Justice Breyer's got theories about fashion, and the First Mondays team is on it. This week, we begin with the special meeting of the Supreme Court's bar to honor Justice Scalia, and the Chief Justice's courtesy vote to stay an execution. We also discuss last week's arguments on the False Claims Act, cheerleading uniforms, and laches, and look ahead to this week, when the Court will hear arguments in major cases concerning children born abroad to citizen parents and the scope of the President's ability to temporarily fill vacancies in the government.
The November sitting has begun! This week, we begin with Judge Posner's low opinion of the Supreme Court, and the new grants concerning gender identity, free speech for sex offenders, and the consequences of California's statutory-rape law for immigrants who are convicted of violating it. We also look ahead to next week's False Claims Act argument in Rigsby, the copyrightability of cheerleading uniforms in Star Athletica, and a case about laches and patents, SCA Hygiene Products—which seems oddly familiar, in more ways than one.
Justice Ginsburg has got views on Colin Kaepernick—or does she? We discuss Justice Ginsburg's engagement with the media, and then talk about the new grants, Hernandez and Turkmen, along with the Court's first official opinion of OT 2016, Bosse. We also bring down the curtain on the October sitting: who had the best oral argument of the week? Who will win in Pena-Rodriguez and Samsung v. Apple? Who's going to write these opinions once they're out? And where, exactly, is the December calendar?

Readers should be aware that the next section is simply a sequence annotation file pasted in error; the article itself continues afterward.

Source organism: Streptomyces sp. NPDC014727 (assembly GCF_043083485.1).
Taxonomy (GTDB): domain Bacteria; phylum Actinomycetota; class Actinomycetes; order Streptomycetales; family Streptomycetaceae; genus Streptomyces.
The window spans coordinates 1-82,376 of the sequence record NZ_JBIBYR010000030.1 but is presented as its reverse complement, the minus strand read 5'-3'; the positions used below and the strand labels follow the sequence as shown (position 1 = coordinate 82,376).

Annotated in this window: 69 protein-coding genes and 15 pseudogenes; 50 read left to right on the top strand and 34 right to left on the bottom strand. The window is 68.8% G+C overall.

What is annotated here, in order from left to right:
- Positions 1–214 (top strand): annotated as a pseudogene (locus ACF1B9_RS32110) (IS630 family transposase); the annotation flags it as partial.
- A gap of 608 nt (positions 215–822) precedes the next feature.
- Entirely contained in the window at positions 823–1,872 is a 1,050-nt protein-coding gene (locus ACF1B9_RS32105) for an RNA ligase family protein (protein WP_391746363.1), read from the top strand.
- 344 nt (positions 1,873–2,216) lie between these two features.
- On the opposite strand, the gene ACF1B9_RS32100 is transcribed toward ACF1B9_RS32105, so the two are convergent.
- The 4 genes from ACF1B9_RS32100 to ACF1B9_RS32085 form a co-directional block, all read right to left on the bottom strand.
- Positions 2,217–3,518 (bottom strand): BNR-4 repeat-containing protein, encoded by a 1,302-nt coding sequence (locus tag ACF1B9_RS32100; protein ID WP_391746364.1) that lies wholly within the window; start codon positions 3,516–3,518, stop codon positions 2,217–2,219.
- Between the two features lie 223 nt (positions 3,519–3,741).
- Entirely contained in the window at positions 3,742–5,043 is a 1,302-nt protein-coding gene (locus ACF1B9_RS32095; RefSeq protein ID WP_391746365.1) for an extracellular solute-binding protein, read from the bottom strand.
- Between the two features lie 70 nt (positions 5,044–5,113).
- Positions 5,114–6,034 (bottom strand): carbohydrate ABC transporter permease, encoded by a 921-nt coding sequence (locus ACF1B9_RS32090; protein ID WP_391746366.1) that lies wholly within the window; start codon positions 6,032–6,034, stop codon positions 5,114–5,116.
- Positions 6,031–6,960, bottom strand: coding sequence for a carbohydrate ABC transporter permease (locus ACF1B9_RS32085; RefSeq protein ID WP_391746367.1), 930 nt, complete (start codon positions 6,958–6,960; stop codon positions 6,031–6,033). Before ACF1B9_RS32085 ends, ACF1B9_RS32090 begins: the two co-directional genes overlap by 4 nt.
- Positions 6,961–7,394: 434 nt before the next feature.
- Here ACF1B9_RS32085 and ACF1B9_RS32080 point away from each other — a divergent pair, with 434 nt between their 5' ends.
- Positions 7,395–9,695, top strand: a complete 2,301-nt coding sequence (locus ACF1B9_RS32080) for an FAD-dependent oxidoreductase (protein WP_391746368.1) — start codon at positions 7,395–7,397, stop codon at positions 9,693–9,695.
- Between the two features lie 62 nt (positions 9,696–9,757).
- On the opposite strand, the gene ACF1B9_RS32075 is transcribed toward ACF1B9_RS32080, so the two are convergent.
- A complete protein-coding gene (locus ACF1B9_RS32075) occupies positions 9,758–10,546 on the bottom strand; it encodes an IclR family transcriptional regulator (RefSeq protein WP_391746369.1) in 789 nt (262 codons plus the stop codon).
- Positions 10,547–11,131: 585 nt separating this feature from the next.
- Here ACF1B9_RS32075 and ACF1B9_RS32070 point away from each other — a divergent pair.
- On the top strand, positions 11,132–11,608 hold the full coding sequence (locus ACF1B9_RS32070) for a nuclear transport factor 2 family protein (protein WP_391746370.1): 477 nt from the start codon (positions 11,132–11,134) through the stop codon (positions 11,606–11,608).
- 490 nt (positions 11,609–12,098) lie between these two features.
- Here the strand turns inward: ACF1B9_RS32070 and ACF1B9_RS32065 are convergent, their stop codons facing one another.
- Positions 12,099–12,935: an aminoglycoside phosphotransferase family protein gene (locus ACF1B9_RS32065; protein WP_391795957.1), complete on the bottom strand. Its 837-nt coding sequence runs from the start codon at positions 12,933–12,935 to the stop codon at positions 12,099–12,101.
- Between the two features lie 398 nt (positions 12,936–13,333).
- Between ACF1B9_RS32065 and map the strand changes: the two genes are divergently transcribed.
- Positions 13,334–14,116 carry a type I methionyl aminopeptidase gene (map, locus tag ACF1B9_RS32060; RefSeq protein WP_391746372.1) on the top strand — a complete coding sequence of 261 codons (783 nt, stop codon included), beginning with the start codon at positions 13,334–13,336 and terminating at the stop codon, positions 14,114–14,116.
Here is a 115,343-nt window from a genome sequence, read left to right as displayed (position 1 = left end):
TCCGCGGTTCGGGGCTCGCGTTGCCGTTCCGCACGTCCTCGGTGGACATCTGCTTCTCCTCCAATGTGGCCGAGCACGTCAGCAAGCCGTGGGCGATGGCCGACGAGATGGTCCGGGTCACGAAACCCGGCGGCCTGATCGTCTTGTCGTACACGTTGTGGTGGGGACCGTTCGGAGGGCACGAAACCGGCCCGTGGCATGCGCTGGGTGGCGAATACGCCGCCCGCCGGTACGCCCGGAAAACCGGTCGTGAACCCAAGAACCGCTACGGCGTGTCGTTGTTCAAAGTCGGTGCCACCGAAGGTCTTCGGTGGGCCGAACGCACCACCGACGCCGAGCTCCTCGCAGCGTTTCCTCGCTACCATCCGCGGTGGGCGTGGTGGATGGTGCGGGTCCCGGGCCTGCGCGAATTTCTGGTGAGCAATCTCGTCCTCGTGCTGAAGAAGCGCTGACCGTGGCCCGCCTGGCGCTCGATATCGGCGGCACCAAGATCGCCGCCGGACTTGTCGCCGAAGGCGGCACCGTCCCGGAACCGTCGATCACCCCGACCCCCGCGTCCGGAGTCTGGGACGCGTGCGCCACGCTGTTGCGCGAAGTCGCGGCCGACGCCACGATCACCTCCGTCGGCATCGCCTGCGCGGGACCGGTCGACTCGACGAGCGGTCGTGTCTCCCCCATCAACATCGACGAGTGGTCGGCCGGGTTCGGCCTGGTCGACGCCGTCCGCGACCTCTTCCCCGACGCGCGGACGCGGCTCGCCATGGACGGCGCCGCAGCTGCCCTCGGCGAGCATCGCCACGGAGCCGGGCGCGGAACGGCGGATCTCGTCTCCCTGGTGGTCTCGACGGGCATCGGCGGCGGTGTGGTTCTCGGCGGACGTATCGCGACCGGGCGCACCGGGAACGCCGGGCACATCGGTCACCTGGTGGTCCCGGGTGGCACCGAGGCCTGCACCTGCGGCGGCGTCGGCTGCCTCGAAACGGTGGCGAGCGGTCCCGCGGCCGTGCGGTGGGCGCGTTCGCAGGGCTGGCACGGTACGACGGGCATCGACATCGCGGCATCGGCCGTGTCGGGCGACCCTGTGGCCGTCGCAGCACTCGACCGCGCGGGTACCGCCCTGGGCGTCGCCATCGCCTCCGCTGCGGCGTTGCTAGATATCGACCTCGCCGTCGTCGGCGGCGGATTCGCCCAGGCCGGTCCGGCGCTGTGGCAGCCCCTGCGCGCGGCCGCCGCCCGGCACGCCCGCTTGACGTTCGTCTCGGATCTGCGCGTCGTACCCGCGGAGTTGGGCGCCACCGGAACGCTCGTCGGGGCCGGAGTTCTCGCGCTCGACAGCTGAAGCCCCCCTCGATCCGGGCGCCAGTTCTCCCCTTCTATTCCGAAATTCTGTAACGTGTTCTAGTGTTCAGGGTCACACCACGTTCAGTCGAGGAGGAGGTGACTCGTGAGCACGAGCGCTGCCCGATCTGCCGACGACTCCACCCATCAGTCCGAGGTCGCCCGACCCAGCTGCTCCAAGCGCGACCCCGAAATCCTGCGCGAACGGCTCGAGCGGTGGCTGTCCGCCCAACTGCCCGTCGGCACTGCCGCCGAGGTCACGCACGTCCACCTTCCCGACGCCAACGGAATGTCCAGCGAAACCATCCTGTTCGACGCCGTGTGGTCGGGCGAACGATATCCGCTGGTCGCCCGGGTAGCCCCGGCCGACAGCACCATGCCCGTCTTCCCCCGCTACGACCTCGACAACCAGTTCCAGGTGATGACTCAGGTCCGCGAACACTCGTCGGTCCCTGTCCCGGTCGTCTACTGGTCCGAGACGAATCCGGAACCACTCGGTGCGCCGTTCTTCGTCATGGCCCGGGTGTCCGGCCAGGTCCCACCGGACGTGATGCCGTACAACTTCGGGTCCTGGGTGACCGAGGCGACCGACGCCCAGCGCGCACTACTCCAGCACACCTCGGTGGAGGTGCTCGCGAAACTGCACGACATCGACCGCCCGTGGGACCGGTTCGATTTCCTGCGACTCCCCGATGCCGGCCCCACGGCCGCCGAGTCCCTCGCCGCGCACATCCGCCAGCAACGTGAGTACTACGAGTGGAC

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This week on First Mondays, Ian and Dan dive right into Justice Breyer's exotic theories about Kim Kardashian. We also review the music of The Slants, who will be featured in the upcoming Lee v. Tam (4:00), and discuss the potential for Missouri to switch sides in the major Establishment Clause case, Trinity Lutheran (6:30).
We then recap the oral arguments in the insider-trading case Salman v. United States (13:20), the bank-fraud case Shaw v. United States (23:00), and the Double Jeopardy brain-teaser Bravo-Fernandez (36:00). We then look ahead to this week's Sixth Amendment case involving allegations of racial bias by a juror, Pena-Rodriguez v. Colorado (41:00), and the design-patent showdown in Samsung v. Apple (56:00). Finally, we discuss the Term's first after-lunch argument, Manrique v. United States (1:08:00) and—more importantly—our views on the Supreme Court's cafeteria.
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In this inaugural episode of First Mondays, Ian Samuel and Dan Epps raise the curtain on October Term 2016 at the Supreme Court. Topics include the most exciting grants from the Long Conference, the low pace of grants and mysterious delay in scheduling major cases for argument. We also preview the most exciting cases set for argument this week: Shaw v. United States, Salman v. United States, Buck v. Davis, and Bravo-Fernandez v. United States—and give the signature First Mondays prediction for each.